When a bird returns home, the race is not over for that pigeon until it enters the loft and the "rubber race band" that was fitted on basketing night is removed from the bird and then placed into the racing clock through a special slot. After turning the handle on the clock, the exact time that the rubber ring was placed into the clock is recorded, by imprinting the time on to a paper tape within the clock.
There is also new technology, which allows some new racing clocks to be paperless; and there are others, which use a special "scanner" band, instead of a rubber race ring. A computerised "scanner", similar to supermarket checkout scanners, reads the scanner band when the returning racing pigeon passes through a detector unit placed at the entrance to the pigeon loft. The latter allows the flyer to be somewhere else when their pigeon returns. The fancier can be at work, if necessary, or at his child's football game and still participate in racing his pigeons without having to make some hard choices.
After the race is over and at a predetermined time, there is the "turning over" of the clocks at the club rooms, at which all participants (those who have pigeons home that is), bring their clocks to be opened. The clocks are turned over against the chronometer once again. This way, it can be determined whether a clock is running fast or slow. The seals are checked to make sure there has been no tampering with the clock and then the clocks are opened. The rubber band is then removed from the clock and the number from the clocked pigeon is recorded with the exact time the bird returned to the loft.
Today, computers adjust the clock times based on whether they run fast or slow and then by calculating distance and time, arrive at the speed in terms of yards per minute. The bird with the fastest velocity in metres per minute wins a race, not the first bird home. A bird that homes at 12:56 pm at a loft 210 kilometres from the release point obviously flew a faster race than the bird that flew 197 kilometres and was clocked in at 12:55 pm.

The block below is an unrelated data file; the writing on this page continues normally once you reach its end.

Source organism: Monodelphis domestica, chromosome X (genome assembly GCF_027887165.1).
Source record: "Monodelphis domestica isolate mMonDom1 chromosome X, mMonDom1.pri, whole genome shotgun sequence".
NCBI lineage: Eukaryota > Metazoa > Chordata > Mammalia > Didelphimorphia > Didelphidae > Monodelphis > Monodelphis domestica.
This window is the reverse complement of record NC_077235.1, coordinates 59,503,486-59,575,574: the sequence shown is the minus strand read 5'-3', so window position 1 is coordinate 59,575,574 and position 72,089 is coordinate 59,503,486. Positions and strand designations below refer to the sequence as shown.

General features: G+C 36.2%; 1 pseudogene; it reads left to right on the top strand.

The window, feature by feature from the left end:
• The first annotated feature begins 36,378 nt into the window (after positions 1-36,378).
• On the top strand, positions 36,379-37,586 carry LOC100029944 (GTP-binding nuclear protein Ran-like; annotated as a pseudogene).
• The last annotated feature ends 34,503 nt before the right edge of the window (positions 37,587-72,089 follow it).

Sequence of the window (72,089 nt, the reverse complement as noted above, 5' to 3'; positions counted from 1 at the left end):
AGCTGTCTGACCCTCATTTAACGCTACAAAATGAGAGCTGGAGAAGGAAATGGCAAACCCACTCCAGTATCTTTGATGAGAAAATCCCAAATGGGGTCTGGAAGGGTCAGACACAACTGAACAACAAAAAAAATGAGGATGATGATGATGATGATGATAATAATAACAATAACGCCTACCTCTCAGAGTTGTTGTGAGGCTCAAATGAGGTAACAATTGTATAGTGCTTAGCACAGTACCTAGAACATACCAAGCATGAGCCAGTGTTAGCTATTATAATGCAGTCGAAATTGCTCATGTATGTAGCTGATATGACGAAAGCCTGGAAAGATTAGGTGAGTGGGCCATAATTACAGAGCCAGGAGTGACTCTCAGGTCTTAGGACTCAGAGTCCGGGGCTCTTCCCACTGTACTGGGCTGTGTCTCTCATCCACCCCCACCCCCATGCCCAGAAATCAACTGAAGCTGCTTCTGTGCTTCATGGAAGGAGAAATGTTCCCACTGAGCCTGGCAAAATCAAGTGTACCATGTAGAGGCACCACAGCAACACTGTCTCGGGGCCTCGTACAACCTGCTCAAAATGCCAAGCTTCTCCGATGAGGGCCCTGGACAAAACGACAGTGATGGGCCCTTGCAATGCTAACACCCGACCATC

In Canada there are several clubs spread across all provinces. Presently, most clubs run under their own sets of rules, but many come under the umbrella of a federation or combine, which could be loosely described as a co-operative of some sorts which has the prime responsibility for transporting the pigeons to the race point and releasing them on behalf of the pigeons’ owners.
A new trend is beginning to emerge in Canadian pigeon racing, which is a move by pigeon racing enthusiasts towards sending pigeons to fly in futurity races or more simply put, in one loft races.
Not only does the pigeon racing person breed young pigeons for his or her own racing needs, but they also breed special pigeons from their best breeding pairs. It is these pigeons, which are sent to the one-loft races. Generally one pigeon and a reserve pigeon are sent to the futurity loft as youngsters. These pigeons are cared for and trained by the loft management team, with all birds homing to this one loft. An entry fee is payable, which covers all costs and contributes to the prize money pool; under these schemes, the pigeons are racing for prize money. Use is made of Internet communication for informing pigeons’ owners of race results and any other issues.